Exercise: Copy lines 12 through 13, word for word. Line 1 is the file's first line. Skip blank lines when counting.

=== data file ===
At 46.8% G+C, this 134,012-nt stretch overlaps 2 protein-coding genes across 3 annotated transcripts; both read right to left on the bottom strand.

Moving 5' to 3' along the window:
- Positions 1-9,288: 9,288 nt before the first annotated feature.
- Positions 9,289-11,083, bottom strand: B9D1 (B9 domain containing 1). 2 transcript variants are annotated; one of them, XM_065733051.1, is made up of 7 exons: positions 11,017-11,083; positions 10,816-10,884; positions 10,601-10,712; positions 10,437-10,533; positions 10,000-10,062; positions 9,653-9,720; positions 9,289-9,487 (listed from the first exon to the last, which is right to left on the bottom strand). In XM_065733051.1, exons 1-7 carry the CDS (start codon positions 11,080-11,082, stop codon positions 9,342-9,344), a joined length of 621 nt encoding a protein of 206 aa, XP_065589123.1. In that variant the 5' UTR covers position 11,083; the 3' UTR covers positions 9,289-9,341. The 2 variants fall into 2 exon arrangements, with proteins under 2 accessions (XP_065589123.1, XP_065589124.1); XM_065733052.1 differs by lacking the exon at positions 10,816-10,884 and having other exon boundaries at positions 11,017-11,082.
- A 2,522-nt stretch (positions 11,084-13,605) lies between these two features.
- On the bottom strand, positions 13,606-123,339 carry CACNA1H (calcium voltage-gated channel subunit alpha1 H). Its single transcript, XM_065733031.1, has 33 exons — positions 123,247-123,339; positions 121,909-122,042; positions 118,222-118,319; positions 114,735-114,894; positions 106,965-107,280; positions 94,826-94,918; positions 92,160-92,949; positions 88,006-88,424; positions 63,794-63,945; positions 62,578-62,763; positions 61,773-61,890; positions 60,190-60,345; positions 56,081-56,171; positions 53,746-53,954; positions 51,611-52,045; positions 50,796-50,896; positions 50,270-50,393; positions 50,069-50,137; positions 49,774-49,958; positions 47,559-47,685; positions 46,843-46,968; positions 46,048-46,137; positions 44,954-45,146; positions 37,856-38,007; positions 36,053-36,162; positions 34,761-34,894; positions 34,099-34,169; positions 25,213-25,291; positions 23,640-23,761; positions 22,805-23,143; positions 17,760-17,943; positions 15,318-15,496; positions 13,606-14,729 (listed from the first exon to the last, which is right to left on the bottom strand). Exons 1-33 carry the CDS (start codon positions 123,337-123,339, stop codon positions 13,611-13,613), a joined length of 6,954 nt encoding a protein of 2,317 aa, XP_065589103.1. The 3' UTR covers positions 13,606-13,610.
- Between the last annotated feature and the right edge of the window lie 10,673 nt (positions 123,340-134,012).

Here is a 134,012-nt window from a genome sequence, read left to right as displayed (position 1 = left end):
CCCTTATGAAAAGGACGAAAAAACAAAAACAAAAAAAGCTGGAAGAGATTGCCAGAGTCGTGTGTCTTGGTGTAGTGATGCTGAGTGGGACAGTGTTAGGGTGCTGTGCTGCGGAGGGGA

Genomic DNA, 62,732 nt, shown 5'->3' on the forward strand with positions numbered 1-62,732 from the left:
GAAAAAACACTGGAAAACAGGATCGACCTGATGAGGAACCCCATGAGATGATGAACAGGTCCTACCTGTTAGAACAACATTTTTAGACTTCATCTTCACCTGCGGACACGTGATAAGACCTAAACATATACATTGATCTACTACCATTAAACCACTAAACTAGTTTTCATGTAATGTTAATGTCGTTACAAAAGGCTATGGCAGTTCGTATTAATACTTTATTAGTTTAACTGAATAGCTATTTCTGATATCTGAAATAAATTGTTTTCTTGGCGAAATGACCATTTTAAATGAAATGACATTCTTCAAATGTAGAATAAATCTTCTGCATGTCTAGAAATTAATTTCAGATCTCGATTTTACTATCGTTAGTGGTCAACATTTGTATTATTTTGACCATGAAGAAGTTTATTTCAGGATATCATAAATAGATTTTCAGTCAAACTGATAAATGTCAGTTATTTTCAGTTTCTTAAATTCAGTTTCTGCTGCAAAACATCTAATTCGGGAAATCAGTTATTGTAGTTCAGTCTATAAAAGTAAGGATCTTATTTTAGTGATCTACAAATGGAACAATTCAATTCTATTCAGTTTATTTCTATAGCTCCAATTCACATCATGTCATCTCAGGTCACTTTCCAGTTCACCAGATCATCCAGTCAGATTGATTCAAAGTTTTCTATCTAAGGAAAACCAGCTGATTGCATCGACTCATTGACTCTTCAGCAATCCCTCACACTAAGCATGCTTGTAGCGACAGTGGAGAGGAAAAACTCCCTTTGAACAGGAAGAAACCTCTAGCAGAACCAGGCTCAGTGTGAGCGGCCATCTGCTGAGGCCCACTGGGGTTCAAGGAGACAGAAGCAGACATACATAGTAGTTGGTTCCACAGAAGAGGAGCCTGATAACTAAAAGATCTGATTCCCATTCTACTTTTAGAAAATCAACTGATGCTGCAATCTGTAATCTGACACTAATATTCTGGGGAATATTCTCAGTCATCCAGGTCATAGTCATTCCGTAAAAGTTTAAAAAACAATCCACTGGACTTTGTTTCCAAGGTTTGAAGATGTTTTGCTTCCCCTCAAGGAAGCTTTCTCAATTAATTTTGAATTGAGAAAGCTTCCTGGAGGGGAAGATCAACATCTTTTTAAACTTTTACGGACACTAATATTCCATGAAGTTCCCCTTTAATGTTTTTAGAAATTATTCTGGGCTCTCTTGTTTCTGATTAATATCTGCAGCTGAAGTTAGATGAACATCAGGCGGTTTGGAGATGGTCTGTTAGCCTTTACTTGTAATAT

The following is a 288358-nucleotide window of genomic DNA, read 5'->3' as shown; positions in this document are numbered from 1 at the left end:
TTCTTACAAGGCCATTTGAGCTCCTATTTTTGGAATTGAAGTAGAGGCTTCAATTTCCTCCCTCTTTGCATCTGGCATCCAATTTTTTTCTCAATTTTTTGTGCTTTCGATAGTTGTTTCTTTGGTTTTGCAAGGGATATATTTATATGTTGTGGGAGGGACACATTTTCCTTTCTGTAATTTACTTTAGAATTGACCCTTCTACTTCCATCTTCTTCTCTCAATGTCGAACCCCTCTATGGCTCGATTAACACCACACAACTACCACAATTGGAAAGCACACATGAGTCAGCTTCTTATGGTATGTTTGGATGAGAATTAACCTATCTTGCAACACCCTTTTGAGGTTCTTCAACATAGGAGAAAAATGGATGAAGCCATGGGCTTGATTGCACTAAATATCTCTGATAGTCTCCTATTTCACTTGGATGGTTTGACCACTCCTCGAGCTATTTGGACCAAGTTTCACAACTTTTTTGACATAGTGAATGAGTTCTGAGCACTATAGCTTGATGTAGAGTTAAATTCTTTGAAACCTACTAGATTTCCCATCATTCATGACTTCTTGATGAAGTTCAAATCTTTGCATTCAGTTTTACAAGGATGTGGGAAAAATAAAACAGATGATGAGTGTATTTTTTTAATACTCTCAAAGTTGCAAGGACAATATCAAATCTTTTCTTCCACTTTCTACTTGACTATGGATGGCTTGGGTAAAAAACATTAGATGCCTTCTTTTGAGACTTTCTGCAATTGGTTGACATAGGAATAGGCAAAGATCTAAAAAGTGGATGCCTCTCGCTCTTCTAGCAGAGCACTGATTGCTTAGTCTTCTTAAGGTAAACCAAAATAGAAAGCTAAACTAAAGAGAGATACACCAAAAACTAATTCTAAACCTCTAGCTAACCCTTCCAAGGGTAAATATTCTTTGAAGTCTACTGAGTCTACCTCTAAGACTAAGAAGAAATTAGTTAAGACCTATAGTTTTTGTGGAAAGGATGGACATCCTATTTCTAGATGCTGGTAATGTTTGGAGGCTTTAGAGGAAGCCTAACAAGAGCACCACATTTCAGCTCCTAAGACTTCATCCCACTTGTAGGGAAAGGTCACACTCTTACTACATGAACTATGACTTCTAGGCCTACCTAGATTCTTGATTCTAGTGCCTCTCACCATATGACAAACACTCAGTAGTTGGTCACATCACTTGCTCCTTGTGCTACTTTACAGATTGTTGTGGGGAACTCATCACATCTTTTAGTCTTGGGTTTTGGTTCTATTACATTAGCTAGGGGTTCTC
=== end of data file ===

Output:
The following is a 288358-nucleotide window of genomic DNA, read 5'->3' as shown; positions in this document are numbered from 1 at the left end:
TTCTTACAAGGCCATTTGAGCTCCTATTTTTGGAATTGAAGTAGAGGCTTCAATTTCCTCCCTCTTTGCATCTGGCATCCAATTTTTTTCTCAATTTTTTGTGCTTTCGATAGTTGTTTCTTTGGTTTTGCAAGGGATATATTTATATGTTGTGGGAGGGACACATTTTCCTTTCTGTAATTTACTTTAGAATTGACCCTTCTACTTCCATCTTCTTCTCTCAATGTCGAACCCCTCTATGGCTCGATTAACACCACACAACTACCACAATTGGAAAGCACACATGAGTCAGCTTCTTATGGTATGTTTGGATGAGAATTAACCTATCTTGCAACACCCTTTTGAGGTTCTTCAACATAGGAGAAAAATGGATGAAGCCATGGGCTTGATTGCACTAAATATCTCTGATAGTCTCCTATTTCACTTGGATGGTTTGACCACTCCTCGAGCTATTTGGACCAAGTTTCACAACTTTTTTGACATAGTGAATGAGTTCTGAGCACTATAGCTTGATGTAGAGTTAAATTCTTTGAAACCTACTAGATTTCCCATCATTCATGACTTCTTGATGAAGTTCAAATCTTTGCATTCAGTTTTACAAGGATGTGGGAAAAATAAAACAGATGATGAGTGTATTTTTTTAATACTCTCAAAGTTGCAAGGACAATATCAAATCTTTTCTTCCACTTTCTACTTGACTATGGATGGCTTGGGTAAAAAACATTAGATGCCTTCTTTTGAGACTTTCTGCAATTGGTTGACATAGGAATAGGCAAAGATCTAAAAAGTGGATGCCTCTCGCTCTTCTAGCAGAGCACTGATTGCTTAGTCTTCTTAAGGTAAACCAAAATAGAAAGCTAAACTAAAGAGAGATACACCAAAAACTAATTCTAAACCTCTAGCTAACCCTTCCAAGGGTAAATATTCTTTGAAGTCTACTGAGTCTACCTCTAAGACTAAGAAGAAATTAGTTAAGACCTATAGTTTTTGTGGAAAGGATGGACATCCTATTTCTAGATGCTGGTAATGTTTGGAGGCTTTAGAGGAAGCCTAACAAGAGCACCACATTTCAGCTCCTAAGACTTCATCCCACTTGTAGGGAAAGGTCACACTCTTACTACATGAACTATGACTTCTAGGCCTACCTAGATTCTTGATTCTAGTGCCTCTCACCATATGACAAACACTCAGTAGTTGGTCACATCACTTGCTCCTTGTGCTACTTTACAGATTGTTGTGGGGAACTCATCACATCTTTTAGTCTTGGGTTTTGGTTCTATTACATTAGCTAGGGGTTCTC